Vitter said he’s received no direct response from the White House on his bill. “I’ve gotten a lot of positive feedback from colleagues and constituents,” he added.
“It’s pretty clear Obama’s merely going to try to manipulate price” if he taps into the reserve, “even though there’s no strategic reason for a release, which is what the reserve was intended for,” Vitter said.
Skyrocketing gas prices heading into campaign season could spell trouble for the president if pain at the pump increases.
“I don’t have a crystal ball but certainly it’s normal for [gas prices] to go up and bump up in the summer,” Vitter said of the potential trajectory of prices in the coming months. “I certainly think the administration realizes that and is pretty scared of that as a political issue.”
The senator called a White House spokesman’s assertion Friday that the extension of the payroll tax cut put money back into Americans’ pockets to help cushion the blow from rising gas prices “silly.”
“Extending that current cut is not giving Americans any more than they have now in their pockets,” he said.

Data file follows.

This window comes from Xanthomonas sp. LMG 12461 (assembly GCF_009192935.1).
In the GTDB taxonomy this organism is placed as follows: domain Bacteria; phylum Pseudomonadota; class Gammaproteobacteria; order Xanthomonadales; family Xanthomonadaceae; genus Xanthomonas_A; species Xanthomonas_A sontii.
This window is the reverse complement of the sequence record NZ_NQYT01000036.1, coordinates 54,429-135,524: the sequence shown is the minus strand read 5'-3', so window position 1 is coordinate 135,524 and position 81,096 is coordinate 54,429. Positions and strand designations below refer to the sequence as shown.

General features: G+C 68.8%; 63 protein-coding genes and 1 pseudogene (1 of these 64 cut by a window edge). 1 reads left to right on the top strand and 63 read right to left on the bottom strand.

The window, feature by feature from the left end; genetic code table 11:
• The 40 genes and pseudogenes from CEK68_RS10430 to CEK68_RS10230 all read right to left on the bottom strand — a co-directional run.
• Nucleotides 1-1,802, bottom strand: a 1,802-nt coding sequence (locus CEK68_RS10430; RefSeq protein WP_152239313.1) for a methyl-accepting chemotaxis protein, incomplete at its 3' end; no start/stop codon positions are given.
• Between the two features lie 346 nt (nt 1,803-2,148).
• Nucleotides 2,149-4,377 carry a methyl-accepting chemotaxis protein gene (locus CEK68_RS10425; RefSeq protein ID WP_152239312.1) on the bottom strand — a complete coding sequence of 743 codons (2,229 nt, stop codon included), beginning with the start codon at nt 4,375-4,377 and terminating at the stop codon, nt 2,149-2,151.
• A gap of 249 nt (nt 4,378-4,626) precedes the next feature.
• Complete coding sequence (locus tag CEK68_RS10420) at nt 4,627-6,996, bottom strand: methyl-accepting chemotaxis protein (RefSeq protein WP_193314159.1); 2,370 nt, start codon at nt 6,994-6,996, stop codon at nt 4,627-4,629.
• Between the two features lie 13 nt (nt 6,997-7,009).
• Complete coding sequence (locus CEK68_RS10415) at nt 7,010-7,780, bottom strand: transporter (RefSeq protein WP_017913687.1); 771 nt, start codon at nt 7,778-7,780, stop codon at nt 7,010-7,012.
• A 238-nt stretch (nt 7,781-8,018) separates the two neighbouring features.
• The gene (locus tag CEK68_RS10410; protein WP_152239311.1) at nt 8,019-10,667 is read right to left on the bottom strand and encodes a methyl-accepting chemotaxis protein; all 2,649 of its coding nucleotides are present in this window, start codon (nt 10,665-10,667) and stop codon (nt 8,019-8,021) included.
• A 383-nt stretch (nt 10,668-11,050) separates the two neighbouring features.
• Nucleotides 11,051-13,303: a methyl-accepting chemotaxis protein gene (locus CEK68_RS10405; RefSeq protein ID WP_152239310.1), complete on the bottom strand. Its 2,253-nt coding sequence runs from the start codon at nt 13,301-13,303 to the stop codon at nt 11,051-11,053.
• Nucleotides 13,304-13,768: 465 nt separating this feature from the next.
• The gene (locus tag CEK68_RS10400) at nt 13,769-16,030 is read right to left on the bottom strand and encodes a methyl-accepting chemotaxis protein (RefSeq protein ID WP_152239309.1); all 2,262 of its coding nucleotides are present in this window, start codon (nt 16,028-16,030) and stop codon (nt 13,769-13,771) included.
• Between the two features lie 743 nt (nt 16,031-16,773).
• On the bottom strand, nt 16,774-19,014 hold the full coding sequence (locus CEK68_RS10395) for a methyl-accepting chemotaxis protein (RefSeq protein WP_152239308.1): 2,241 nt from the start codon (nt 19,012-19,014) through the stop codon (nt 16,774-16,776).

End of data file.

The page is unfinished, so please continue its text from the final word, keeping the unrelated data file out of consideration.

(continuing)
Vitter said America has suffered from bad energy policy for three years, with the pace of permitting since the 2010 BP oil spill down 30 to 40 percent and the outer continental shelf lease plan at half of the previous plan.
As the Gulf state most impacted by the spill, Vitter said his constituents want to get back to production.
“Obviously Louisiana was the most impacted by the environmental damage, so we don’t take that lightly,” he said. “People know we need to get back to a healthy level of energy production … it’s a big hit on our economy.”
The Keystone debacle, the senator said, is just another misstep by this administration that has made energy policy and America’s energy security worse.
“They could be expanding domestic production,” Vitter noted. “We’re the only country in world that takes 95 percent of our energy resources and puts them off limits.”
Also influenced by the environmental lobby, he said, the Obama administration is trying to put the brakes on hydraulic fracturing, or fracking, to extract oil and natural gas. “The EPA is threatening to shut that process down while there’s no scientific basis for it,” he said.
“Under their leadership, we’re moving in the wrong direction in terms of domestic energy production,” Vitter said.